Working off a set of blueprints to construct a building is an archaic concept. Today, designers, engineers, and construction crews often use software to create, manipulate, and complete a building on-site. Learn all about the latest software called building information modeling and how construction companies use it.
1. Coordinating Contractors
Building information modeling, commonly called BIM, is a 3D picture of a future building. For construction crews, this 3D image gives them a detailed view of how every component in the building is arranged. For example, crews can see where plumbing pipes reside and where they might overlap other utilities. With this information, they can practically schedule individual contractors.
In the past, utilities often had overlapping issues. One contractor installed its section, but the next contractor required the same space. As a result, utility rework was commonplace. Setbacks and time frames had to be worked into schedules. With the advent of BIM, construction crews can avoid these delays by altering any issues in the 3D model.
2. Correcting Design Imperfections
Before breaking ground, construction companies work with building designers on the initial plans. With BIM in place, construction companies look through the plans with an eye on extreme details. For example, they look for any measurement mistakes or compliance issues. With a few issues in mind, construction companies work with the designers on a solution.
Fixing flaws found in a 3D representation is much easier than ripping out concrete, drywall, or other materials at the actual site. Indeed, on-site mistakes create waste, lost time, and expensive rework.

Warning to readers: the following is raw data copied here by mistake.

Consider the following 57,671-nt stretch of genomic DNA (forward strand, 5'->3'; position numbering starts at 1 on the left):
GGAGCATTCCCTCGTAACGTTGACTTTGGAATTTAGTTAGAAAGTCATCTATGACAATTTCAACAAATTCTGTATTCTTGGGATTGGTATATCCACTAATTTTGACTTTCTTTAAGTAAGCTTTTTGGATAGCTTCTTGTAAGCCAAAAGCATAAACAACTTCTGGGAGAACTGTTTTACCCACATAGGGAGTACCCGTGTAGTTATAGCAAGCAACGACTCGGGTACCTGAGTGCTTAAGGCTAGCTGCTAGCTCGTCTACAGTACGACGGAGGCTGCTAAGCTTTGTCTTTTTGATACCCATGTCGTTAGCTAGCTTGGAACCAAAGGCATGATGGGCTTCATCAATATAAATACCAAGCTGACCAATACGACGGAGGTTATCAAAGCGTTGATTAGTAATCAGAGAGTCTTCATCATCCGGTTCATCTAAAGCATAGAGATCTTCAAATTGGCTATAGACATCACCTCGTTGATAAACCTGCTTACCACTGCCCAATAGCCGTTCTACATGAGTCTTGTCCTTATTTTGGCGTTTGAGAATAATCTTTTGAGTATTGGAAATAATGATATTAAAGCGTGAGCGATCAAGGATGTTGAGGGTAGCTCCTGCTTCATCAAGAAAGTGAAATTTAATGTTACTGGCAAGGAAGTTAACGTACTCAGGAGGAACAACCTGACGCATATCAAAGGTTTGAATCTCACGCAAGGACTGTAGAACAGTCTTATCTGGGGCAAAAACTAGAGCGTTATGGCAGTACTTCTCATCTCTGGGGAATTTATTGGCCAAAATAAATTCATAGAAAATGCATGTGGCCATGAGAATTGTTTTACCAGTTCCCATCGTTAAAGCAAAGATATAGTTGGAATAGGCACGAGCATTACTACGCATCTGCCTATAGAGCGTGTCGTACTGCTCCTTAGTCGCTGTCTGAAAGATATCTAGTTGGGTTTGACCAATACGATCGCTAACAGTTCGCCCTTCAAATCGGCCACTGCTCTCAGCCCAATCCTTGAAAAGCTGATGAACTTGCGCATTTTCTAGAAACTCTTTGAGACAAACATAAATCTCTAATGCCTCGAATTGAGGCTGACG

Furthermore, many BIM images have walk-through abilities, too. By virtually walking into a building hallway, construction companies can plan out where complex issues might arise. Constructing a building with almost no 90-degree angles, for instance, requires extra time forming the walls and ceilings. With BIM offering a look at the challenge ahead, construction companies can streamline nearly every aspect of the job.
3. Controlling Man-Hours
From the moment designers create a BIM project, calculating man-hours is a simple task. These 3D images aren’t just pictures of windows on walls, for example. BIM provides data about window dimensions, orientation, and its relationship to the surrounding elements, reports Science Direct. This information defines the work necessary for the project, which equates to man-hours. In response, construction crews can schedule the perfect number of workers for each job site every day.
As BIM becomes the norm, construction crews might spend less time on a job than ever before. Some estimates see weeks or possibly months sheared off a given project timeline. In addition, BIM contributes to a smoother workflow on the job. Undoubtedly, crews can get the job done right the first time. As a result, less overtime comes with the building’s final price tag.
As software continues to evolve, BIM will follow. Construction crews must also learn about the latest software as it complements their work on the job. In the end, advanced technology and manual labor work together for safe, affordable construction in the cities of the future.